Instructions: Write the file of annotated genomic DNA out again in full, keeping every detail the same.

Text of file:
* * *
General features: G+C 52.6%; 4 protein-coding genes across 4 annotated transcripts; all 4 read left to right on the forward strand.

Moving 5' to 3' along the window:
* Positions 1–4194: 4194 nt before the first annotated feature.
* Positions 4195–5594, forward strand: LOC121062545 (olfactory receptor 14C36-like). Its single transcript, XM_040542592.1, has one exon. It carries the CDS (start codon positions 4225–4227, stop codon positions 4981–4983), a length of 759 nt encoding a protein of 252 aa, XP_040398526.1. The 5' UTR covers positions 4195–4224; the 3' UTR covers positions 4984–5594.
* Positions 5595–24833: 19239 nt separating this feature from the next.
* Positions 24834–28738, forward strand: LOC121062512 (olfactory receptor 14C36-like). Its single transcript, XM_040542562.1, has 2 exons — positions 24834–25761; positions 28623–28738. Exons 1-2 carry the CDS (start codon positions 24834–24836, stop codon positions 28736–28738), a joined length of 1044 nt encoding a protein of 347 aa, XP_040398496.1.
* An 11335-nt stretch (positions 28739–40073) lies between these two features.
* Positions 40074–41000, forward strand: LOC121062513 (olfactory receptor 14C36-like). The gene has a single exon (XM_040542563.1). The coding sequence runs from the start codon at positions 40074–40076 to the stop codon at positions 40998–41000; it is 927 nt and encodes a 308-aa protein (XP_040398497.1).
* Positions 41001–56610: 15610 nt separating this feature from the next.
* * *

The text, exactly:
General features: G+C 52.6%; 4 protein-coding genes across 4 annotated transcripts; all 4 read left to right on the forward strand.

Moving 5' to 3' along the window:
* Positions 1–4194: 4194 nt before the first annotated feature.
* Positions 4195–5594, forward strand: LOC121062545 (olfactory receptor 14C36-like). Its single transcript, XM_040542592.1, has one exon. It carries the CDS (start codon positions 4225–4227, stop codon positions 4981–4983), a length of 759 nt encoding a protein of 252 aa, XP_040398526.1. The 5' UTR covers positions 4195–4224; the 3' UTR covers positions 4984–5594.
* Positions 5595–24833: 19239 nt separating this feature from the next.
* Positions 24834–28738, forward strand: LOC121062512 (olfactory receptor 14C36-like). Its single transcript, XM_040542562.1, has 2 exons — positions 24834–25761; positions 28623–28738. Exons 1-2 carry the CDS (start codon positions 24834–24836, stop codon positions 28736–28738), a joined length of 1044 nt encoding a protein of 347 aa, XP_040398496.1.
* An 11335-nt stretch (positions 28739–40073) lies between these two features.
* Positions 40074–41000, forward strand: LOC121062513 (olfactory receptor 14C36-like). The gene has a single exon (XM_040542563.1). The coding sequence runs from the start codon at positions 40074–40076 to the stop codon at positions 40998–41000; it is 927 nt and encodes a 308-aa protein (XP_040398497.1).
* Positions 41001–56610: 15610 nt separating this feature from the next.